Former Chief Rabbi Lord SacksRabbi Dr. Sacks was Chief Rabbi of the United Hebrew Congregations of the Commonwealth 199-2013 and a member of the House of Lords since 2009. He has authored many books on Judaic thought, appears regularly in the British media and has kindly allowed us to post his essay on the Sabbath Torah reading each week as well as other sermons.
The story of Pesach, of the Exodus from Egypt, is one of the oldest and greatest in the world. It tells of how one people, long ago, experienced oppression and were led to liberty through a long and arduous journey across the desert.
It is the most dramatic story of slavery to freedom ever told, one that has become the West’s most influential source-book of liberty. “Since the Exodus,” said Heinrich Heine, the 19th century German poet, “Freedom has always spoken with a Hebrew accent”.
We read in the maggidsection of the Haggadah of Rabbi Gamliel who said that one who did not discuss the Pesach lamb, the maztah and the bitter herbs had not fulfilled their obligation of the Seder. Why these three things are clear: The Pesach lamb, a food of luxury, symbolises freedom. The bitter herbs represent slavery due to their sharp taste. The matzahcombines both. It was the bread the Israelites ate in Egypt as slaves. It was also the bread they left when leaving Egypt as free people.
It is not just the symbolism, but also the order these items are spoken about in the Haggadah that is interesting. First we speak of the Pesach lamb, then the matzah and finally the bitter herbs. But this seems strange.
Why do the symbols of freedom precede those of slavery? Surely slavery preceded freedom so it would be more logical to talk of the bitter herbs first? The answer, according to the Chassidic teachers, is that only to a free human people does slavery taste bitter. Had the Israelites forgotten freedom they would have grown used to slavery. The worst exile is to forget that you are in exile.
To truly be free, we must understand what it means to not be free. Yet ‘freedom’ itself has different dimensions, a point reflected in the two Hebrew words used to describe it, chofeshand cherut.
Chofesh is ‘freedom from’, cherut is ‘freedom to’. Chofesh is what a slave acquires when released from slavery. He or she is free from being subject to someone else’s will. But this kind of liberty is not enough to create a free society. A world in which everyone is free to do what they like begins in anarchy and ends in tyranny. That is why chofesh is only the beginning of freedom, not its ultimate destination.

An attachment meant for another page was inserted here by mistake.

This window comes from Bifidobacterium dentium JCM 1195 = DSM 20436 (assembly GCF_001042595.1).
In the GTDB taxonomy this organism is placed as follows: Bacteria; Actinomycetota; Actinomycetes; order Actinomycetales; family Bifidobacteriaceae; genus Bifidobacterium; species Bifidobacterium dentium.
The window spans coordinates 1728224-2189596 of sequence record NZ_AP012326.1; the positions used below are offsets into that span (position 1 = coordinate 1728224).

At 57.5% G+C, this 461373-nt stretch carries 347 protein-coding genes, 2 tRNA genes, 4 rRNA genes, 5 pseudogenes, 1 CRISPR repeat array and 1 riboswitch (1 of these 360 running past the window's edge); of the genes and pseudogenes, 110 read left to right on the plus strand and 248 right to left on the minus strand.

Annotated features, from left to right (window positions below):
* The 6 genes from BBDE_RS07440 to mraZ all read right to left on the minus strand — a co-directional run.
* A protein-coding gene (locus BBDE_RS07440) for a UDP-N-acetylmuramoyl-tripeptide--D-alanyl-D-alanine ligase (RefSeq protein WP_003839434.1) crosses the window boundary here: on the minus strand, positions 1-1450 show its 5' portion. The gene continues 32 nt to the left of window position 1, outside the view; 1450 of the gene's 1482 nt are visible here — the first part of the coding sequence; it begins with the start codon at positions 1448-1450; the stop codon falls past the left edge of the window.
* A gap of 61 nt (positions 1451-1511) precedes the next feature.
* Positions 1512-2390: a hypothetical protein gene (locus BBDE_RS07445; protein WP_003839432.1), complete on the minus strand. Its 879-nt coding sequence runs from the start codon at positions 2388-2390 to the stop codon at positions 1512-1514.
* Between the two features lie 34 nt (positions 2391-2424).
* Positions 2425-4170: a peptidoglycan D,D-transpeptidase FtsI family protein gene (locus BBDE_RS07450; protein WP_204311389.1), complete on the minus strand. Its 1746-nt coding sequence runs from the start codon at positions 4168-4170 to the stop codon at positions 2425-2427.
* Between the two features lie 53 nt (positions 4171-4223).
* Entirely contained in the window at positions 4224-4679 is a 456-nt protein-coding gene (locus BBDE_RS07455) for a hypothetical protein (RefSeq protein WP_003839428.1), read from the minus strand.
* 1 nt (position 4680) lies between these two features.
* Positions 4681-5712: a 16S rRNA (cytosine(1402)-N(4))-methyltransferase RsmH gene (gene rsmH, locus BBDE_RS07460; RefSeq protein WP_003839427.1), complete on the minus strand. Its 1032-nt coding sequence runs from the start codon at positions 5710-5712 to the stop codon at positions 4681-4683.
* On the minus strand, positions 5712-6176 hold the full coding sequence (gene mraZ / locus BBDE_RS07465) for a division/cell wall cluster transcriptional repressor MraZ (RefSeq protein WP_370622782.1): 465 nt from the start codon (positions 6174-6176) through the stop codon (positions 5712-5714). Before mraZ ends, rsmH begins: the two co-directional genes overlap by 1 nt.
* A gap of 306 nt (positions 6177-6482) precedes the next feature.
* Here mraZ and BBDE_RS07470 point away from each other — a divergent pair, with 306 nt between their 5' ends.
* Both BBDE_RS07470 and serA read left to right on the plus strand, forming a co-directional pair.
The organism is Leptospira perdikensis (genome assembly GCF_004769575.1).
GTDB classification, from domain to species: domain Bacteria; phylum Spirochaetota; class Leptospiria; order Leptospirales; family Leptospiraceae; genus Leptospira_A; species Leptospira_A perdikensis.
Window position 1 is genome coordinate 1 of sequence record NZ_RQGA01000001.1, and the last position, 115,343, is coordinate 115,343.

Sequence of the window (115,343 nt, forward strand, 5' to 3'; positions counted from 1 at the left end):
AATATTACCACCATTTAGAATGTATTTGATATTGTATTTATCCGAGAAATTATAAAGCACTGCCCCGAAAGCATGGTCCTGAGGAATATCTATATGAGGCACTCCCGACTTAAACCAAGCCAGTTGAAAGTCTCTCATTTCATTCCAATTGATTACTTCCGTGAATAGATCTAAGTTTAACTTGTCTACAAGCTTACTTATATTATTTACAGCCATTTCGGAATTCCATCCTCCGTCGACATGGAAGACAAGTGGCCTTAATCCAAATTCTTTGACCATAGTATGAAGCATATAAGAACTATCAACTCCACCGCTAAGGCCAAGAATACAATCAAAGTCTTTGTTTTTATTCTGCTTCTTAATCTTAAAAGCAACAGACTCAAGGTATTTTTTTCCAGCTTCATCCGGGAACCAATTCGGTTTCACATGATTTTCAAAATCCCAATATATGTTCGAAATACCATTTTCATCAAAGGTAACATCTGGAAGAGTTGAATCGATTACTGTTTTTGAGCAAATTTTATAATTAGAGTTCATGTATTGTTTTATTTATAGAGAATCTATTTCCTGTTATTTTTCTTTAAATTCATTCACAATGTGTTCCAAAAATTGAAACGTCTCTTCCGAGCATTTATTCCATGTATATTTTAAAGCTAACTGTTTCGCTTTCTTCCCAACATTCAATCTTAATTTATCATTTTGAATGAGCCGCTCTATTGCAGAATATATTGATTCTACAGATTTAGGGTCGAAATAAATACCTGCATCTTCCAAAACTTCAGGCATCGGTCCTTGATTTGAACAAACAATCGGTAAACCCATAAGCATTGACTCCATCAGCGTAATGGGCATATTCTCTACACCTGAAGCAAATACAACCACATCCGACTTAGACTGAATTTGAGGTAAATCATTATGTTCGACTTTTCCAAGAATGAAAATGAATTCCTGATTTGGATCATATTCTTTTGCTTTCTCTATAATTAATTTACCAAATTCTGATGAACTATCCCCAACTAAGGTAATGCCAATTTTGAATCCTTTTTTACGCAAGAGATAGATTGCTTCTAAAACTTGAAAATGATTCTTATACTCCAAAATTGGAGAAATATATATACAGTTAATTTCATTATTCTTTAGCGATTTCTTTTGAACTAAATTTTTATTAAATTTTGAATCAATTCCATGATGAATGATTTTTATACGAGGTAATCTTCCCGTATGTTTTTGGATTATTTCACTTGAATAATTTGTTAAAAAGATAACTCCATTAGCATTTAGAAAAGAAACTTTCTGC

Cherut is collective freedom, a society in which my freedom respects yours. A free society is always a moral achievement. It rests on self-restraint and regard for others. The ultimate aim of Torah is to fashion a society on the foundations of justice and compassion, both of which depend on recognising the sovereignty of God and the integrity of creation. Thus we say, ‘Next year may we all be bnei chorin,’ invoking cherut not chofesh. It means, ‘May we be free in a way that honours the freedom of all’.
The Pesach story, more than any other, remains the inexhaustible source of inspiration to all those who long for freedom. It taught that right was sovereign over might; that freedom and justice must belong to all, not some; that, under God, all human beings are equal; and that over all earthly power, the King of Kings, who hears the cry of the oppressed and who intervenes in history to liberate slaves.
It took many centuries for this vision to become the shared property of liberal democracies of the West and beyond; and there is no guarantee that it will remain so. Freedom is a moral achievement, and without a constant effort of education it atrophies and must be fought for again. Nowhere more than on Pesach, though, do we see how the story of one people can become the inspiration of many; how, loyal to its faith across the centuries, the Jewish people became the guardians of a vision through which, ultimately,‘all the peoples of the earth will be blessed’.